Law360 (October 16, 2020, 4:53 PM EDT) -- A California restaurant chain has sued Affiliated FM Insurance Co., alleging the carrier failed to investigate and wrongfully denied its coverage claim by only agreeing to offer a communicable disease sublimit to one of its 66 locations hit by COVID-19 government closure orders.
Islands Restaurants LP said Affiliated did not meet its obligation to investigate its claim, and breached the insurance contract in refusing to cover its loss. The restaurant owner sued the carrier in California state court in September before Affiliated moved the suit to federal court on Wednesday.
In the suit, Islands said it filed a claim in late March and had repeatedly asked the insurer when they would conduct an investigation and how long the potential investigation would last. Yet, Affiliated never went to any of its 66 restaurants and cafes that have allegedly suffered revenue losses during the pandemic, it added.
"Affiliated FM did not visit, inspect, or test any of the locations, nor had it asked for any pictures or videos or spoken with anyone at the restaurants," the owner said.
Islands operated 59 restaurants in California and other western states. In 2015, it formed a partnership, CFBC LLC, and took ownership of seven cafes called Champagne French Bakery Cafés in California. Islands and CFBC held a policy with Affiliated that covers all of the 66 restaurants and cafes, according to the suit.
In the complaint, Islands said that government closure orders, which prohibited onsite dining, have devastated its business, which is centered on the dining experience. Takeout only constitutes a very small part of its revenue, Islands said.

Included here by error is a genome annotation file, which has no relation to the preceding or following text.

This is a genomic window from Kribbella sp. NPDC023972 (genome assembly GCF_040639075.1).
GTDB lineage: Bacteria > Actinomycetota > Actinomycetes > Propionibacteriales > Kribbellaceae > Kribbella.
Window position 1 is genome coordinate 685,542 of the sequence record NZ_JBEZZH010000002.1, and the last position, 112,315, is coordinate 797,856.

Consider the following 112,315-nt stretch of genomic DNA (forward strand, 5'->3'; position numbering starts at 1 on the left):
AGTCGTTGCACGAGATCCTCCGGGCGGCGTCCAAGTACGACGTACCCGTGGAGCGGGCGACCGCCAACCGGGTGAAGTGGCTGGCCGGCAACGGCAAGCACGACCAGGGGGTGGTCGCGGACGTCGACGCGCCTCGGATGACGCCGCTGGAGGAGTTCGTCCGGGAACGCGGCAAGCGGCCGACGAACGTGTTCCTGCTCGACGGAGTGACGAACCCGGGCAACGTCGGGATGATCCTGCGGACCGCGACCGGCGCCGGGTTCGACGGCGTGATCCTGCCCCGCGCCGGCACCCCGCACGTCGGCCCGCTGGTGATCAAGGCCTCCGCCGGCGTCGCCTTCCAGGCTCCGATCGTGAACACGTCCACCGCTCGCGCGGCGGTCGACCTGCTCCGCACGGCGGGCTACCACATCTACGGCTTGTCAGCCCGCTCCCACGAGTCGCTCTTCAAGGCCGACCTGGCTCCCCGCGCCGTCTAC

Although its eateries and cafes experienced an increase in revenue once in-person dining resumed, it still suffered a severe revenue reduction compared to previous years because the government orders limit indoor dining, it added.
The chain owner said Affiliated denied coverage for all of its locations in late July, saying that the communicable disease provision is potentially available only for its Agoura Hills, California, location because two employees tested positive for COVID-19 around March.
According to the suit, Affiliated said that "COVID-19 does not cause any distinct, demonstrable, physical change to property," and COVID-19 "constitutes contamination excluded under the policy" in the July coverage denial letter.
Islands argued that the insurer never defined physical damage or loss in the policy, and it has suffered physical damage from COVID-19 and business interruption from civil authority orders, which should be covered under the policy.
The owner also said that because each of its restaurants and cafes suffered a separate revenue loss, the sublimits of the communicable disease coverage should apply separately to each individual location.
Islands is asking the court to hold that Affiliated is obligated to cover its pandemic losses, seeking a judgment that the insurer breached the contract and good faith, and demanding damages to be determined in a jury trial plus attorney fees.
Representatives for the parties could not be immediately reached for comment on Friday.
Islands is represented by Michael J. Bidart of Shernoff Bidart Echeverria Bentley LLP.
Affiliated is represented by Daniel Allender of Robins Kaplan LLP.
The case is Islands Restaurants LP et al. v. Affiliated FM Insurance Company et al., case number 3:20-cv-02013, in the U.S. District Court for the Southern District of California.
--Editing by Amy Rowe.
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